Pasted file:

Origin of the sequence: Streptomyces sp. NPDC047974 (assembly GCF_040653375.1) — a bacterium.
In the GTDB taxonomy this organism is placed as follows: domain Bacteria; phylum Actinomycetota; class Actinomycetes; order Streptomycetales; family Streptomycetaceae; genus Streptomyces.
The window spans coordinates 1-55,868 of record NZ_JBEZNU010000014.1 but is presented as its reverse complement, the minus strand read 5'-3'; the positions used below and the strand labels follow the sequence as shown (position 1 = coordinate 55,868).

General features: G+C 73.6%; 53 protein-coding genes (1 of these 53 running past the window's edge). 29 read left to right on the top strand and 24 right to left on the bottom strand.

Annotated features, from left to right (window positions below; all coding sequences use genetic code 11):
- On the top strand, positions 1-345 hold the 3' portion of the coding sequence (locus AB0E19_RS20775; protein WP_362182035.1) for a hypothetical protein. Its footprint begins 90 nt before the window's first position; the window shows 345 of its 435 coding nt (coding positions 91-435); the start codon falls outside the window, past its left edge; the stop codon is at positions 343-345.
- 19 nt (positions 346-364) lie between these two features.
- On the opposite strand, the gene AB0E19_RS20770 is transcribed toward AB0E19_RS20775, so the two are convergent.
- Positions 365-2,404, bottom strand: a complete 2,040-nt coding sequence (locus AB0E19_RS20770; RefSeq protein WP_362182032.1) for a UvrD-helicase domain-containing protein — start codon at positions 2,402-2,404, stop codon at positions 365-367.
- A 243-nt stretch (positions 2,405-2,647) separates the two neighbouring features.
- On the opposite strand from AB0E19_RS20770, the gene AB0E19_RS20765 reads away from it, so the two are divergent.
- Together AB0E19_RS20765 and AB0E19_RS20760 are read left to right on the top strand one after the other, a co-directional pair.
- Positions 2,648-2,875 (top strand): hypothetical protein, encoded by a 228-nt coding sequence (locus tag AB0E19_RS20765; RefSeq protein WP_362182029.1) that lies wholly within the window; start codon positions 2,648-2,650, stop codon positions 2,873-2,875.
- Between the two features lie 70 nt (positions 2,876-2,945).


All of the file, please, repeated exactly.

Origin of the sequence: Streptomyces sp. NPDC047974 (assembly GCF_040653375.1) — a bacterium.
In the GTDB taxonomy this organism is placed as follows: domain Bacteria; phylum Actinomycetota; class Actinomycetes; order Streptomycetales; family Streptomycetaceae; genus Streptomyces.
The window spans coordinates 1-55,868 of record NZ_JBEZNU010000014.1 but is presented as its reverse complement, the minus strand read 5'-3'; the positions used below and the strand labels follow the sequence as shown (position 1 = coordinate 55,868).

General features: G+C 73.6%; 53 protein-coding genes (1 of these 53 running past the window's edge). 29 read left to right on the top strand and 24 right to left on the bottom strand.

Annotated features, from left to right (window positions below; all coding sequences use genetic code 11):
- On the top strand, positions 1-345 hold the 3' portion of the coding sequence (locus AB0E19_RS20775; protein WP_362182035.1) for a hypothetical protein. Its footprint begins 90 nt before the window's first position; the window shows 345 of its 435 coding nt (coding positions 91-435); the start codon falls outside the window, past its left edge; the stop codon is at positions 343-345.
- 19 nt (positions 346-364) lie between these two features.
- On the opposite strand, the gene AB0E19_RS20770 is transcribed toward AB0E19_RS20775, so the two are convergent.
- Positions 365-2,404, bottom strand: a complete 2,040-nt coding sequence (locus AB0E19_RS20770; RefSeq protein WP_362182032.1) for a UvrD-helicase domain-containing protein — start codon at positions 2,402-2,404, stop codon at positions 365-367.
- A 243-nt stretch (positions 2,405-2,647) separates the two neighbouring features.
- On the opposite strand from AB0E19_RS20770, the gene AB0E19_RS20765 reads away from it, so the two are divergent.
- Together AB0E19_RS20765 and AB0E19_RS20760 are read left to right on the top strand one after the other, a co-directional pair.
- Positions 2,648-2,875 (top strand): hypothetical protein, encoded by a 228-nt coding sequence (locus tag AB0E19_RS20765; RefSeq protein WP_362182029.1) that lies wholly within the window; start codon positions 2,648-2,650, stop codon positions 2,873-2,875.
- Between the two features lie 70 nt (positions 2,876-2,945).